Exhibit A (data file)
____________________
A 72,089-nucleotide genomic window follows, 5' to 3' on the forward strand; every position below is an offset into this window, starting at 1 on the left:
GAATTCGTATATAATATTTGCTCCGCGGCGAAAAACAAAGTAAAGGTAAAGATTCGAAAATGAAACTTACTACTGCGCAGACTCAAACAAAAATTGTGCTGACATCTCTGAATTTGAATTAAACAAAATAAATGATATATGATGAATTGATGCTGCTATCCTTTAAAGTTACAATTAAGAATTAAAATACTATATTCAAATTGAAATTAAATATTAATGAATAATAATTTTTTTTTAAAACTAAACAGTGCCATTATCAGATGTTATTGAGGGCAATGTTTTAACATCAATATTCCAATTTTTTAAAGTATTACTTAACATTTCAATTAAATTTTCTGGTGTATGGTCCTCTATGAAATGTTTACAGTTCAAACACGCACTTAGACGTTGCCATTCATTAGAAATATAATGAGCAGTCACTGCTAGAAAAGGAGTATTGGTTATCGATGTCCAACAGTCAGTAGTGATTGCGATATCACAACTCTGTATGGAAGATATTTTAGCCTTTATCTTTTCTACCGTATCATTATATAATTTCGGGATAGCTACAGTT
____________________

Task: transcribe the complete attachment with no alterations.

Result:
A 72,089-nucleotide genomic window follows, 5' to 3' on the forward strand; every position below is an offset into this window, starting at 1 on the left:
GAATTCGTATATAATATTTGCTCCGCGGCGAAAAACAAAGTAAAGGTAAAGATTCGAAAATGAAACTTACTACTGCGCAGACTCAAACAAAAATTGTGCTGACATCTCTGAATTTGAATTAAACAAAATAAATGATATATGATGAATTGATGCTGCTATCCTTTAAAGTTACAATTAAGAATTAAAATACTATATTCAAATTGAAATTAAATATTAATGAATAATAATTTTTTTTTAAAACTAAACAGTGCCATTATCAGATGTTATTGAGGGCAATGTTTTAACATCAATATTCCAATTTTTTAAAGTATTACTTAACATTTCAATTAAATTTTCTGGTGTATGGTCCTCTATGAAATGTTTACAGTTCAAACACGCACTTAGACGTTGCCATTCATTAGAAATATAATGAGCAGTCACTGCTAGAAAAGGAGTATTGGTTATCGATGTCCAACAGTCAGTAGTGATTGCGATATCACAACTCTGTATGGAAGATATTTTAGCCTTTATCTTTTCTACCGTATCATTATATAATTTCGGGATAGCTACAGTT